The House Republican Conference held a closed-door candidate forum Monday night, but emerged without a clear front-runner.
House Republicans met at the Longworth office building where nine candidates made their case to be the next speaker of the US House of Representatives.
The meeting was attended by Reps. Byron Donalds (R-FL). Mike Johnson (R-LA); Jack Bergman (R-MI); Kevin Hern (R-OK); Dan Meuser (R-PA); Gary Palmer (R-AL); Pete Sessions (R-TX); Austin Scott (R-GA); Pete Sessions (R-TX); and Tom Emmer (R-MN), who also serves as House Majority Whip. But Mr. Meuser dropped out early in the meet, narrowing the field to eight.
But any Republican would have to face narrow margins in the House. Republicans have only 221 members and the House has only 433 members, meaning each Republican candidate must have 217 votes and can afford to lose only four members.
“Well, we're going to take the vote and we've all agreed that we're going to take a vote, a roll call in the basement before we go upstairs,” Mr Hearn said. The independent. “So if we go to the floor, we'll have 217 votes.”
The forum comes 20 days after eight Republicans, led by Rep. Matt Gaetz (R-FL), and every Democrat voted to oust former Speaker Kevin McCarthy. In addition, House conservatives ousted House Majority Leader Steve Scalise before it could go to a vote. Last week, Rep. Jim Jordan (R-OH) failed to get the necessary votes to become president, and Republicans voted to remove him as their nominee in a secret ballot.
“When you're five people or eight people and you underestimate the majority, there's a price to pay. And that happened last week,” said Rep. Don Bacon (R-NE). The independent. “Let us learn our lesson and we will resolve our differences as we do now behind closed doors.”
House Republicans are set to vote Tuesday on their nominee for President.
“We will do it tomorrow morning, and you will come together and work as a team,” said Mr. Bacon. “People who demand 100 percent in what we do fail.”
Some of the Republicans who had voted to oust Mr. McCarthy and who lobbied Jordan expressed optimism.
“We have a great crop of candidates,” said Rep. Nancy Mace (R-SC), who was one of eight Republicans who voted to oust Mr. McCarthy and supported Jordan even after Scalise became a candidate. The independent.
Similarly, Mr. Gaetz praised Mr. Hearn and other Republicans' plans to pass the spending bills. Specifically, Republicans oppose passing so-called continuing resolutions, which are spending bills that Congress passes while passing full spending bills for a fiscal year, as well as omnibus spending bills, where all 12 spending bills that Congress must pass combined into one bill.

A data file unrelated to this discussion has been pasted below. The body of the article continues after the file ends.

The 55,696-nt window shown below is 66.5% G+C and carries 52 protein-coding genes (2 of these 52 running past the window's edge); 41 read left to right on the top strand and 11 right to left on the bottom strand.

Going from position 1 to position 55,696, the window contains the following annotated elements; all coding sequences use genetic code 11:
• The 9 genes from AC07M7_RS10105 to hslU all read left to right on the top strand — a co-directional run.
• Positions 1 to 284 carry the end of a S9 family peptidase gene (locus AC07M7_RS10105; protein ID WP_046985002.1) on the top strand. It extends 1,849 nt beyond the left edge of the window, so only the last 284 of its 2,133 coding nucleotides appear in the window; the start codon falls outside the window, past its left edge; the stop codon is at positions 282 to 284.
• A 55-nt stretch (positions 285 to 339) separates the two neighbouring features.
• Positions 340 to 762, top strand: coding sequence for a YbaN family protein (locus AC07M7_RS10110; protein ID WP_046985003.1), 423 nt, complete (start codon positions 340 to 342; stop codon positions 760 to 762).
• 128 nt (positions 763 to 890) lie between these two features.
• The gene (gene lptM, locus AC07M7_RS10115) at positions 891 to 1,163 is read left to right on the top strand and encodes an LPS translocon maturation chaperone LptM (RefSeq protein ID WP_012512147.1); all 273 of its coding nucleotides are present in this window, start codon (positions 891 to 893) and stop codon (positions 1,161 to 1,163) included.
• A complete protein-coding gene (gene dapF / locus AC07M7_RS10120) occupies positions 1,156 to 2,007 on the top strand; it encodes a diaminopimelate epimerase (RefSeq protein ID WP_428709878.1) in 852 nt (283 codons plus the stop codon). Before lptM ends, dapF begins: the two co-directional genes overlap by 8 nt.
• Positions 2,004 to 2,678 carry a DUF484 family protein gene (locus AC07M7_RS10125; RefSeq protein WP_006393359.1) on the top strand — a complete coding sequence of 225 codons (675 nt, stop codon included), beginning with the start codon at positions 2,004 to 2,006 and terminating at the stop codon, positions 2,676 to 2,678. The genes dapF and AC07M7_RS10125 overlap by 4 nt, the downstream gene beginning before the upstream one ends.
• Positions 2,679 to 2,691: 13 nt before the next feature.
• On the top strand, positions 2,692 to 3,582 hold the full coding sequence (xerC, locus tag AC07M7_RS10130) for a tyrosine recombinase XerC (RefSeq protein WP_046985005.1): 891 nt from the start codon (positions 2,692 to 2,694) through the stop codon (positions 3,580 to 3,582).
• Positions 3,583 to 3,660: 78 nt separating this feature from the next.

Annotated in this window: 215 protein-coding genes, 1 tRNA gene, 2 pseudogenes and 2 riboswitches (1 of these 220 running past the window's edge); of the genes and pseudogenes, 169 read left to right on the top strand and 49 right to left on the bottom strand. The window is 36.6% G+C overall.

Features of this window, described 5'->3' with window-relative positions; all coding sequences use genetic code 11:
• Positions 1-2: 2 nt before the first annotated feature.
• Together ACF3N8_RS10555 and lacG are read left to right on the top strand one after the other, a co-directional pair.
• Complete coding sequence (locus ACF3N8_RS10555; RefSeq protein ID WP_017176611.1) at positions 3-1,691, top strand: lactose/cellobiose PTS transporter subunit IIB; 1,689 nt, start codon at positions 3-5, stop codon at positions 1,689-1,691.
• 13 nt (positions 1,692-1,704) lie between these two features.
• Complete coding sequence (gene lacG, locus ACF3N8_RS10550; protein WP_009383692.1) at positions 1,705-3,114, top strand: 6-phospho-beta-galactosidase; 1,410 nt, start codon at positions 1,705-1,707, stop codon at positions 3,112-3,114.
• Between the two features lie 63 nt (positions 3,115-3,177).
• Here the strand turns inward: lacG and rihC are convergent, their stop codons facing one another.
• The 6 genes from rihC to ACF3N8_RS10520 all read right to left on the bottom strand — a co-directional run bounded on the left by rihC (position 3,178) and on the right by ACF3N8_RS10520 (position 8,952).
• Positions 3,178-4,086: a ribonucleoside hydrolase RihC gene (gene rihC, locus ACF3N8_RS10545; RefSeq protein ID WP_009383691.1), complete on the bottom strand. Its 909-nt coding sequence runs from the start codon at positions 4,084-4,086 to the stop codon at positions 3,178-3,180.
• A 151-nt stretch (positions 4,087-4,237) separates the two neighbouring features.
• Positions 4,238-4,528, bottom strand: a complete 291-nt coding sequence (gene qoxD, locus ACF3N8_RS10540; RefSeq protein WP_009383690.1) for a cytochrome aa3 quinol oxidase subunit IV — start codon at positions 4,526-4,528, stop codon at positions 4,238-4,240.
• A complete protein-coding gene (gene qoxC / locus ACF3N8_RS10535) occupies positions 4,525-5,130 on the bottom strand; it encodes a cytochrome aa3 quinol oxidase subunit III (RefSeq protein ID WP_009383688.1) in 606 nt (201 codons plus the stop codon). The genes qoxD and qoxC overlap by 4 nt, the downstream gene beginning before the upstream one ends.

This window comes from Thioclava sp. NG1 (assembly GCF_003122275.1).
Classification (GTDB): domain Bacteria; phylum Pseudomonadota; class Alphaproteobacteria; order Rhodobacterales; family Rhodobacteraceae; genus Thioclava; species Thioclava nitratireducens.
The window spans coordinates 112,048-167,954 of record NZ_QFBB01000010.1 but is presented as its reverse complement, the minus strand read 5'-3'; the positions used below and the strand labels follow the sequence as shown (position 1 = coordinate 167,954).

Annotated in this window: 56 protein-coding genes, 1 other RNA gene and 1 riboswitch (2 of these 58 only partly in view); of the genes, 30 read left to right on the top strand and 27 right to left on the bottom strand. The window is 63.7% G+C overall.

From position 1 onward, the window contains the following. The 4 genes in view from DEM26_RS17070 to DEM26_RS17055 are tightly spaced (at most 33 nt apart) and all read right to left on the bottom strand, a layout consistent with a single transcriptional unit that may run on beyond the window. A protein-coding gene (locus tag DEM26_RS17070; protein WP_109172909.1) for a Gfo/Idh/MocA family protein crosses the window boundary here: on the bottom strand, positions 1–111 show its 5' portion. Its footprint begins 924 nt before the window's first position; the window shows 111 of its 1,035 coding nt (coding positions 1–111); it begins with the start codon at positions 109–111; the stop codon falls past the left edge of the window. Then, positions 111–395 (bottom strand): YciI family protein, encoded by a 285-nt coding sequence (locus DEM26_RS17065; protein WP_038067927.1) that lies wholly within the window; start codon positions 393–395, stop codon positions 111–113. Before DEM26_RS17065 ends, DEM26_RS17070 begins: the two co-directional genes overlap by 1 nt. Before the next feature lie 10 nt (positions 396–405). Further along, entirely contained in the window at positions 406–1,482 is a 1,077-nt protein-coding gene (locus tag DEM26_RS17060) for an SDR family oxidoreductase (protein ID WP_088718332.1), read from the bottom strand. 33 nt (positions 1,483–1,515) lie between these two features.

“Kevin Hearn really made a critique in his message to all members of continuing resolution and blanket bill governance and he has a plan to get us through these single-issue spending bills,” Mr. Gaetz told reporters. “I would also note that Rep. Mike Johnson had a spending bill plan on one issue that was also quite attractive.”
The race for speaker comes as Congress faces a looming deadline when the government runs out of money on Nov. 17.
“If we have to bridge with the continuing resolution, that would not be my preference, but we're certainly trying to go in the same direction,” Mr. Gaetz told reporters.
“The longer this goes on, the less confident I am that this will happen,” said Rep. Pat Fallon (R-TX). The independent.
Representative Tim Burchett (R-TN), one of eight Republicans who voted to oust Mr. McCarthy, said The independent that he believed the House could pass a spending bill to keep the government open.
“Where was the rush when we were gone for six weeks,” he said, noting how Congress always acts like there's a rush to pass spending bills. “It comes down every year, same time every year. And yet, you know, this year all of a sudden, oh, it's a rush.”
Many Republicans appeared to feel a sense of resentment at not being able to rally around a speaker.
“I think our own needs and wants are what will get us there,” Mr. Sessions said The independent after the meeting. “I think there are only so many times you can go through this process. Go to the floor, make a mistake. And I think that made us more aware of the need to get things back in that room and then give the Americans a lot of confidence.”
When asked if Republicans could come together or if someone could win 217 votes, Rep. Dan Crenshaw simply said, “I don't know, man. I'm tired,” as he dug into a brownie.